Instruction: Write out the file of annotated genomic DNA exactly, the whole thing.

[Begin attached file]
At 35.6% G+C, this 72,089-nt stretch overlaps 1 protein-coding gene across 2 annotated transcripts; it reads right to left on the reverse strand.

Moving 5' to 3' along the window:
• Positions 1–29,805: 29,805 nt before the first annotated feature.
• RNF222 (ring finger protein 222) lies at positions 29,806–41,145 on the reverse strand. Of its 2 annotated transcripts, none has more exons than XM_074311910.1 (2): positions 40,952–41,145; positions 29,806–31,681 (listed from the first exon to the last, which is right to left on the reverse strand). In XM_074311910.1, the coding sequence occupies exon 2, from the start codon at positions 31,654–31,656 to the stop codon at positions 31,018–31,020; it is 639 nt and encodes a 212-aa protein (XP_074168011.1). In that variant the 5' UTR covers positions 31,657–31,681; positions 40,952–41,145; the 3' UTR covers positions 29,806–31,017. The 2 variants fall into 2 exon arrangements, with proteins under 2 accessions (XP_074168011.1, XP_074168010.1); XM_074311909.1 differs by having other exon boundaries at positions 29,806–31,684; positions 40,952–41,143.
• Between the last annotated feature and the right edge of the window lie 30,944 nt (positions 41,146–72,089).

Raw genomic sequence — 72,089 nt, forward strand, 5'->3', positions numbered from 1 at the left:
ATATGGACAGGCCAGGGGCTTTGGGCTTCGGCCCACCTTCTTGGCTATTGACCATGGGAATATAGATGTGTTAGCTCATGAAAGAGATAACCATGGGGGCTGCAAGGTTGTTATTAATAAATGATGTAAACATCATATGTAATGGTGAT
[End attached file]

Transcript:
At 35.6% G+C, this 72,089-nt stretch overlaps 1 protein-coding gene across 2 annotated transcripts; it reads right to left on the reverse strand.

Moving 5' to 3' along the window:
• Positions 1–29,805: 29,805 nt before the first annotated feature.
• RNF222 (ring finger protein 222) lies at positions 29,806–41,145 on the reverse strand. Of its 2 annotated transcripts, none has more exons than XM_074311910.1 (2): positions 40,952–41,145; positions 29,806–31,681 (listed from the first exon to the last, which is right to left on the reverse strand). In XM_074311910.1, the coding sequence occupies exon 2, from the start codon at positions 31,654–31,656 to the stop codon at positions 31,018–31,020; it is 639 nt and encodes a 212-aa protein (XP_074168011.1). In that variant the 5' UTR covers positions 31,657–31,681; positions 40,952–41,145; the 3' UTR covers positions 29,806–31,017. The 2 variants fall into 2 exon arrangements, with proteins under 2 accessions (XP_074168011.1, XP_074168010.1); XM_074311909.1 differs by having other exon boundaries at positions 29,806–31,684; positions 40,952–41,143.
• Between the last annotated feature and the right edge of the window lie 30,944 nt (positions 41,146–72,089).

Raw genomic sequence — 72,089 nt, forward strand, 5'->3', positions numbered from 1 at the left:
ATATGGACAGGCCAGGGGCTTTGGGCTTCGGCCCACCTTCTTGGCTATTGACCATGGGAATATAGATGTGTTAGCTCATGAAAGAGATAACCATGGGGGCTGCAAGGTTGTTATTAATAAATGATGTAAACATCATATGTAATGGTGAT